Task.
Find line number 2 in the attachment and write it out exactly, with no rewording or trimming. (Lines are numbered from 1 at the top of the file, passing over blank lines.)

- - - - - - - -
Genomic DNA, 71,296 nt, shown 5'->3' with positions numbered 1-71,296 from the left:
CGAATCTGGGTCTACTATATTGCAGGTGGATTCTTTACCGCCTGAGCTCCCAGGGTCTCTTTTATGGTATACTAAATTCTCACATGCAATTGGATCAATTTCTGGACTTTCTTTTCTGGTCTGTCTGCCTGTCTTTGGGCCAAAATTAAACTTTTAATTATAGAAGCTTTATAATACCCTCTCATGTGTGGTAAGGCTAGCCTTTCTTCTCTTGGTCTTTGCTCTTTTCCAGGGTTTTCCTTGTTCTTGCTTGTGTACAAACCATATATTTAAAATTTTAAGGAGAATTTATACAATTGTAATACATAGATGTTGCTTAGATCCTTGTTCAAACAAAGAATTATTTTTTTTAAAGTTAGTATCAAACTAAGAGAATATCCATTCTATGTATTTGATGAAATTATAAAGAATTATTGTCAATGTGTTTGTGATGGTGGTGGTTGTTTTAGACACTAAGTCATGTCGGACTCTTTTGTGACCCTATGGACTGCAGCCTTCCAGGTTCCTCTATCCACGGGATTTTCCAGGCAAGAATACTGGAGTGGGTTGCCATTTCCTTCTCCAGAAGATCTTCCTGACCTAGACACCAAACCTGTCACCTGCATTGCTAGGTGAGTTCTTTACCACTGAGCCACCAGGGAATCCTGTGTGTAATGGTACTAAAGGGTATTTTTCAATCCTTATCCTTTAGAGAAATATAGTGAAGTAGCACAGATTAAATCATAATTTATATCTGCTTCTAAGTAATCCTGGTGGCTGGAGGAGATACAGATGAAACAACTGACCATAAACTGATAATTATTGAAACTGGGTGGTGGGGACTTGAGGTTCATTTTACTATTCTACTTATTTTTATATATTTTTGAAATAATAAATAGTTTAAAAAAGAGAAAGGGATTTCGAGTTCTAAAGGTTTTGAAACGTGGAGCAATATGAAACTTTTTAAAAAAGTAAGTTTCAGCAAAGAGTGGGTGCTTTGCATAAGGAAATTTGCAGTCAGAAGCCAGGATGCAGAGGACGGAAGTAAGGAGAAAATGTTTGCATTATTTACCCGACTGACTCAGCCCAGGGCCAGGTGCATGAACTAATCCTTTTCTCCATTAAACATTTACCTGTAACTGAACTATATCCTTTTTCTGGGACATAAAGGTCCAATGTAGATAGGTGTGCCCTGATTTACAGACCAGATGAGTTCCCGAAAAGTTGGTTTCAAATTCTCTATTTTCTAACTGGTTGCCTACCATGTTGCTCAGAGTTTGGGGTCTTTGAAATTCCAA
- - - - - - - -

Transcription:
CGAATCTGGGTCTACTATATTGCAGGTGGATTCTTTACCGCCTGAGCTCCCAGGGTCTCTTTTATGGTATACTAAATTCTCACATGCAATTGGATCAATTTCTGGACTTTCTTTTCTGGTCTGTCTGCCTGTCTTTGGGCCAAAATTAAACTTTTAATTATAGAAGCTTTATAATACCCTCTCATGTGTGGTAAGGCTAGCCTTTCTTCTCTTGGTCTTTGCTCTTTTCCAGGGTTTTCCTTGTTCTTGCTTGTGTACAAACCATATATTTAAAATTTTAAGGAGAATTTATACAATTGTAATACATAGATGTTGCTTAGATCCTTGTTCAAACAAAGAATTATTTTTTTTAAAGTTAGTATCAAACTAAGAGAATATCCATTCTATGTATTTGATGAAATTATAAAGAATTATTGTCAATGTGTTTGTGATGGTGGTGGTTGTTTTAGACACTAAGTCATGTCGGACTCTTTTGTGACCCTATGGACTGCAGCCTTCCAGGTTCCTCTATCCACGGGATTTTCCAGGCAAGAATACTGGAGTGGGTTGCCATTTCCTTCTCCAGAAGATCTTCCTGACCTAGACACCAAACCTGTCACCTGCATTGCTAGGTGAGTTCTTTACCACTGAGCCACCAGGGAATCCTGTGTGTAATGGTACTAAAGGGTATTTTTCAATCCTTATCCTTTAGAGAAATATAGTGAAGTAGCACAGATTAAATCATAATTTATATCTGCTTCTAAGTAATCCTGGTGGCTGGAGGAGATACAGATGAAACAACTGACCATAAACTGATAATTATTGAAACTGGGTGGTGGGGACTTGAGGTTCATTTTACTATTCTACTTATTTTTATATATTTTTGAAATAATAAATAGTTTAAAAAAGAGAAAGGGATTTCGAGTTCTAAAGGTTTTGAAACGTGGAGCAATATGAAACTTTTTAAAAAAGTAAGTTTCAGCAAAGAGTGGGTGCTTTGCATAAGGAAATTTGCAGTCAGAAGCCAGGATGCAGAGGACGGAAGTAAGGAGAAAATGTTTGCATTATTTACCCGACTGACTCAGCCCAGGGCCAGGTGCATGAACTAATCCTTTTCTCCATTAAACATTTACCTGTAACTGAACTATATCCTTTTTCTGGGACATAAAGGTCCAATGTAGATAGGTGTGCCCTGATTTACAGACCAGATGAGTTCCCGAAAAGTTGGTTTCAAATTCTCTATTTTCTAACTGGTTGCCTACCATGTTGCTCAGAGTTTGGGGTCTTTGAAATTCCAA